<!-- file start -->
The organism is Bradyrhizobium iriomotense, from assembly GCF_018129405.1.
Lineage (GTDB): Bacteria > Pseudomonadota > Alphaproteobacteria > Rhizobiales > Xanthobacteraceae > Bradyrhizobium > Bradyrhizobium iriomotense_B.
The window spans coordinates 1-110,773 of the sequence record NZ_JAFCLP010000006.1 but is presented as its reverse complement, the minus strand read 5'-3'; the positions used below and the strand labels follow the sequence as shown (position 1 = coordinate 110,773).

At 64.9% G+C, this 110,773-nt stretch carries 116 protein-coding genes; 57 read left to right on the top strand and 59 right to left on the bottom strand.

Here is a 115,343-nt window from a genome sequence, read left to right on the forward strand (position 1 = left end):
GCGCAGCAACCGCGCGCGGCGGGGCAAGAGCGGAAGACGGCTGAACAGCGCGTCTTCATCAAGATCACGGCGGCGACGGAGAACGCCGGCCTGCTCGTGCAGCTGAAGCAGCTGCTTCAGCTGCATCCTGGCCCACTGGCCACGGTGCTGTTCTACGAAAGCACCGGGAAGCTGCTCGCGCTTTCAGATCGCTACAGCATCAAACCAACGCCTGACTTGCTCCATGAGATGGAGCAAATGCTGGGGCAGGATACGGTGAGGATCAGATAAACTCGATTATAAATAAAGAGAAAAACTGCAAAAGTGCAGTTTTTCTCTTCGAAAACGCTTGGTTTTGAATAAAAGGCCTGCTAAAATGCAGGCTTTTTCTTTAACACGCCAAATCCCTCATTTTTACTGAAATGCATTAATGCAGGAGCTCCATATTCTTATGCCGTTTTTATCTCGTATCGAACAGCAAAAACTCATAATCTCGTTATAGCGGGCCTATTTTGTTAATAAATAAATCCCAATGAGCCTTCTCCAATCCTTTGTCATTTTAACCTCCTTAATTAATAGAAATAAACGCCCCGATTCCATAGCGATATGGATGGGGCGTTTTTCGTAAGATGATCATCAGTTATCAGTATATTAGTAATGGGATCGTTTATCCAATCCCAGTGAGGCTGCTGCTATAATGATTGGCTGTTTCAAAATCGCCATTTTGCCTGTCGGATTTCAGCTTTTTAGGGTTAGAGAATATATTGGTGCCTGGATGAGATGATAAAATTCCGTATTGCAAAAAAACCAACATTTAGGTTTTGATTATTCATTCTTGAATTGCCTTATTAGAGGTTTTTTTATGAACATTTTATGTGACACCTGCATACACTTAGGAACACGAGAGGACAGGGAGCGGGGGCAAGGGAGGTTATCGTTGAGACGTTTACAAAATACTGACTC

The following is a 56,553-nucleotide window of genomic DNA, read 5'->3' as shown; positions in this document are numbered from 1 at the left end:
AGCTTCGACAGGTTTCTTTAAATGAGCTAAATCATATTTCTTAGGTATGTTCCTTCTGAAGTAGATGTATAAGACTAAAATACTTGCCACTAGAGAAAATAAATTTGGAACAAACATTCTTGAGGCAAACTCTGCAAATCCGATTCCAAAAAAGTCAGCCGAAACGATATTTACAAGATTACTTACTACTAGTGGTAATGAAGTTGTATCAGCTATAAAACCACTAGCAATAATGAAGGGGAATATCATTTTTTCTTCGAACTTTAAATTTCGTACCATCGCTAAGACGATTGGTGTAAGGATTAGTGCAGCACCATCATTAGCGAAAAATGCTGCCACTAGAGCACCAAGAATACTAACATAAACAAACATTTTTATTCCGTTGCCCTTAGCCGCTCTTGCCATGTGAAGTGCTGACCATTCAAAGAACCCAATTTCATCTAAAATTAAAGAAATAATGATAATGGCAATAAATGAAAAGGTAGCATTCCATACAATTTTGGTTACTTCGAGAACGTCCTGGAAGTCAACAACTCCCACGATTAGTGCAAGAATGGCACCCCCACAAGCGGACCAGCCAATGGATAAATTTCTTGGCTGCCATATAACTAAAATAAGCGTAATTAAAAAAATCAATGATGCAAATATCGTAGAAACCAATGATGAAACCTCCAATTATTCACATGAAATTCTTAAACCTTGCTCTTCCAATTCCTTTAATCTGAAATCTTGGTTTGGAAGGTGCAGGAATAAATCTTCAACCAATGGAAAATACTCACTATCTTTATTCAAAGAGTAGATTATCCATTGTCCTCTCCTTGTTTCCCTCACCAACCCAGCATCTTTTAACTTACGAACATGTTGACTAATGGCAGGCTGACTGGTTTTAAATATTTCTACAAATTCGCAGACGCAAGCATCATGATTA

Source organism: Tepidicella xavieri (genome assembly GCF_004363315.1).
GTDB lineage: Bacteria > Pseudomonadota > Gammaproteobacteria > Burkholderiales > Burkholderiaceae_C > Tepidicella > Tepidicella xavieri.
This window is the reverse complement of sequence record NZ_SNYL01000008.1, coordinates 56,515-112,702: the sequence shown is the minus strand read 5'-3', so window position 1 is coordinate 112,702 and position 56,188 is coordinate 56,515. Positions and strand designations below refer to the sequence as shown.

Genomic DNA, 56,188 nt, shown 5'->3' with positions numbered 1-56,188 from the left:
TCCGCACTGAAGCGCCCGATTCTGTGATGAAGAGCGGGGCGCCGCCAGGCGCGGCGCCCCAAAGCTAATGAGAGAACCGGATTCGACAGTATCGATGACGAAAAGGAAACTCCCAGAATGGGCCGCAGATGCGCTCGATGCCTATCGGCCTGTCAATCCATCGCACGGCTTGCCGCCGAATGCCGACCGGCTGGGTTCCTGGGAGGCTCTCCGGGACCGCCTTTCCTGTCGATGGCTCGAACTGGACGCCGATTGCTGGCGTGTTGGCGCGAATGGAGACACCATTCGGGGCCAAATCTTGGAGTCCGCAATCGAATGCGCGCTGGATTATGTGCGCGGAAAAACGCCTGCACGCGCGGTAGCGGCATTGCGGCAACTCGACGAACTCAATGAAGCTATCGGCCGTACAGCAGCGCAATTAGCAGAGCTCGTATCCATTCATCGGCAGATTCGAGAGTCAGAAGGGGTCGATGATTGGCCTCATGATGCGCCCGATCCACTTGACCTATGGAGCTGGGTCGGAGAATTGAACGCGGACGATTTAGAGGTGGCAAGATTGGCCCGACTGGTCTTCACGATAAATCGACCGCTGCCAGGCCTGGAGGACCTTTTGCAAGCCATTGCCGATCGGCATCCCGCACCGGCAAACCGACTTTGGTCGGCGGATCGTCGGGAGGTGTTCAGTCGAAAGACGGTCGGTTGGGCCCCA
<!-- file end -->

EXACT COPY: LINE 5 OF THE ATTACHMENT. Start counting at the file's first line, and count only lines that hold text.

Here is a 115,343-nt window from a genome sequence, read left to right on the forward strand (position 1 = left end):